Boycotting just seems like an extreme so fans can push themselves up a get themselves a pat on the back that they are sooo above this. I think it’s better to pick and choose what you will and won’t put your money in, even within a companies titles.

    I mean a lot of people still think Funi is the devil anime company just because of DBZ and they completely ignore their major improvement in dubbing and translation and the fact that they a license saving a lot of titles that more problematic companies couldn’t hold on to, and they are trying to get anime to fans through faster routes thanks to digital distrubution.

    Endpoint is, if it bothers you that much learn Japanese and invest in tankoubons but I think a smarter way of doing it is letting the company know your issues with their product and encouraging them to change their publishing and translation practices. Because I do think Viz does listen, they’re just stubborn about change.

  12. arimareiji says:

    I think you touched on the true meaning of elitism in that last post: Insisting that your way is the only right one, and demanding that others follow it. Which is kinda funny in this situation, all things considered.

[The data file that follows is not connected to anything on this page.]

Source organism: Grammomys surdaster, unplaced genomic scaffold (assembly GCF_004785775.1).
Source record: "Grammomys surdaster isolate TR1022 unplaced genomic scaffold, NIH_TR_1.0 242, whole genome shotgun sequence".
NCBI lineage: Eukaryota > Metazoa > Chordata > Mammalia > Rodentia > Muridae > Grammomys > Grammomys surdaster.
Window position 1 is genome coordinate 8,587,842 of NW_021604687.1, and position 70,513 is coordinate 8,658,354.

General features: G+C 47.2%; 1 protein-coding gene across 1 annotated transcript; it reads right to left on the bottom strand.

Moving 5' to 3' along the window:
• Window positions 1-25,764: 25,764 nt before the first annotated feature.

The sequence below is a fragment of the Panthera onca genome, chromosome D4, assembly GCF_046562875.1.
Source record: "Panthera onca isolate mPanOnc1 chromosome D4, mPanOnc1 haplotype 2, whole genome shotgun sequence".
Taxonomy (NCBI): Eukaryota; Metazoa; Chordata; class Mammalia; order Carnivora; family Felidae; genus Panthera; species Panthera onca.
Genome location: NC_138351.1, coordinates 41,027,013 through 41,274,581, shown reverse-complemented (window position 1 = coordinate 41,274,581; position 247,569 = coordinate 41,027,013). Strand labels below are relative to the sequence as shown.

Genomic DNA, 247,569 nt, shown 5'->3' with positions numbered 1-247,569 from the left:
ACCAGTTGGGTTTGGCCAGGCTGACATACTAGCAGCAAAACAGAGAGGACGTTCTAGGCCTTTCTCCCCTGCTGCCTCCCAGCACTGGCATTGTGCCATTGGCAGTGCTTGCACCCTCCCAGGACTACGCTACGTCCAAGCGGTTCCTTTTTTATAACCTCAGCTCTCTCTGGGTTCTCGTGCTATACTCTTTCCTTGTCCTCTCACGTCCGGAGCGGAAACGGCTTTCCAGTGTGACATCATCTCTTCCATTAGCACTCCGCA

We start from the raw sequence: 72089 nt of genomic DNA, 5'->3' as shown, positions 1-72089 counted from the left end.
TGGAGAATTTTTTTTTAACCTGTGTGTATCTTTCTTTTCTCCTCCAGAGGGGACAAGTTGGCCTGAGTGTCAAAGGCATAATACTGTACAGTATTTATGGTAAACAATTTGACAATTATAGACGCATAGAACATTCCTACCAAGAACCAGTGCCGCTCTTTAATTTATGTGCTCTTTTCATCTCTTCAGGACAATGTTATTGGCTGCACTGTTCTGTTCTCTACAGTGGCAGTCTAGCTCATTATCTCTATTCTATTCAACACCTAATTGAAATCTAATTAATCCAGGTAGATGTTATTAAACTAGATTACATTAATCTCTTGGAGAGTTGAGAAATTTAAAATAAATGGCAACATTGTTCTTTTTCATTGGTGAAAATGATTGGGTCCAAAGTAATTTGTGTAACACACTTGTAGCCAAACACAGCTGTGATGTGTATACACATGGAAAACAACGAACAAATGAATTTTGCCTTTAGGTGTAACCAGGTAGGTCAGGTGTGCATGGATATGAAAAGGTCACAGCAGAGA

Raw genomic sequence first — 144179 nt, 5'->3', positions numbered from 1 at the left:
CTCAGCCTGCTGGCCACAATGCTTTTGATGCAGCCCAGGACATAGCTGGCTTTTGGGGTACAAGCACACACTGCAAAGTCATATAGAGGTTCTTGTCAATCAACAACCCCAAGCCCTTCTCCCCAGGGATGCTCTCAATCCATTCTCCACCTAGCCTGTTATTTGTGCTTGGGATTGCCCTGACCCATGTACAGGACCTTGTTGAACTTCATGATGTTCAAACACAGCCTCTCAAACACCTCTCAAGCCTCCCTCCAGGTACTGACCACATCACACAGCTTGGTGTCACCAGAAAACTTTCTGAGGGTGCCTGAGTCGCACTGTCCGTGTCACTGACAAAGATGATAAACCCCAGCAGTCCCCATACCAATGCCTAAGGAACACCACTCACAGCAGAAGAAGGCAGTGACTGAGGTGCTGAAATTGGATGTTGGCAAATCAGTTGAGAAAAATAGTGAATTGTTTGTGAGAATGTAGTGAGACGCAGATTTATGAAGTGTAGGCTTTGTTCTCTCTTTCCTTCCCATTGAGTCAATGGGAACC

And thank you for touching on one of my biggest pet peeves, the “It’s all the fans’ fault” excuse companies whip out every time they dump a series. My personal case in point would be Kodocha – if the company properly marketed it, it would have practically been a license to print money. Instead, after almost no effort they dumped it halfway through and… you guessed it, blamed the fans. It’s really sad the way the American anime companies have spectacularly failed to learn from the way American comics companies self-destructed. Any bets on how many of their execs and salespeople are former DC/Marvel employees who still don’t get it?